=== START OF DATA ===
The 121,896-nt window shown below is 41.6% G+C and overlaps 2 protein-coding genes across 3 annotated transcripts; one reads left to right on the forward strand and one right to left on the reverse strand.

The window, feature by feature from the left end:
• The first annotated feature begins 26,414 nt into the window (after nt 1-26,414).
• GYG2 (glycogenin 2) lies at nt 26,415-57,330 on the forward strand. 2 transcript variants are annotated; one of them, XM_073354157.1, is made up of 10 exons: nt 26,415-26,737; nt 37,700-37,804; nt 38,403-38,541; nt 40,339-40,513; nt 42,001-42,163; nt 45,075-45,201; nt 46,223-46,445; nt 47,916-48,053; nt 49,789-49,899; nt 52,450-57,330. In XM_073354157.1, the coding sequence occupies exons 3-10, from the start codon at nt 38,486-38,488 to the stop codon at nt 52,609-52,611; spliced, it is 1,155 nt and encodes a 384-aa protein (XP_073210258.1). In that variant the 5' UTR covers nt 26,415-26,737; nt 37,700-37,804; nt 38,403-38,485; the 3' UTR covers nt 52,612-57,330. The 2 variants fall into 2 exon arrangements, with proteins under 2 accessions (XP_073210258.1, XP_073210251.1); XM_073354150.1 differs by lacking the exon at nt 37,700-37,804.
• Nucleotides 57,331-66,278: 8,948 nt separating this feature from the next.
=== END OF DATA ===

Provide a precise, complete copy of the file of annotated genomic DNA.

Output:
The 121,896-nt window shown below is 41.6% G+C and overlaps 2 protein-coding genes across 3 annotated transcripts; one reads left to right on the forward strand and one right to left on the reverse strand.

The window, feature by feature from the left end:
• The first annotated feature begins 26,414 nt into the window (after nt 1-26,414).
• GYG2 (glycogenin 2) lies at nt 26,415-57,330 on the forward strand. 2 transcript variants are annotated; one of them, XM_073354157.1, is made up of 10 exons: nt 26,415-26,737; nt 37,700-37,804; nt 38,403-38,541; nt 40,339-40,513; nt 42,001-42,163; nt 45,075-45,201; nt 46,223-46,445; nt 47,916-48,053; nt 49,789-49,899; nt 52,450-57,330. In XM_073354157.1, the coding sequence occupies exons 3-10, from the start codon at nt 38,486-38,488 to the stop codon at nt 52,609-52,611; spliced, it is 1,155 nt and encodes a 384-aa protein (XP_073210258.1). In that variant the 5' UTR covers nt 26,415-26,737; nt 37,700-37,804; nt 38,403-38,485; the 3' UTR covers nt 52,612-57,330. The 2 variants fall into 2 exon arrangements, with proteins under 2 accessions (XP_073210258.1, XP_073210251.1); XM_073354150.1 differs by lacking the exon at nt 37,700-37,804.
• Nucleotides 57,331-66,278: 8,948 nt separating this feature from the next.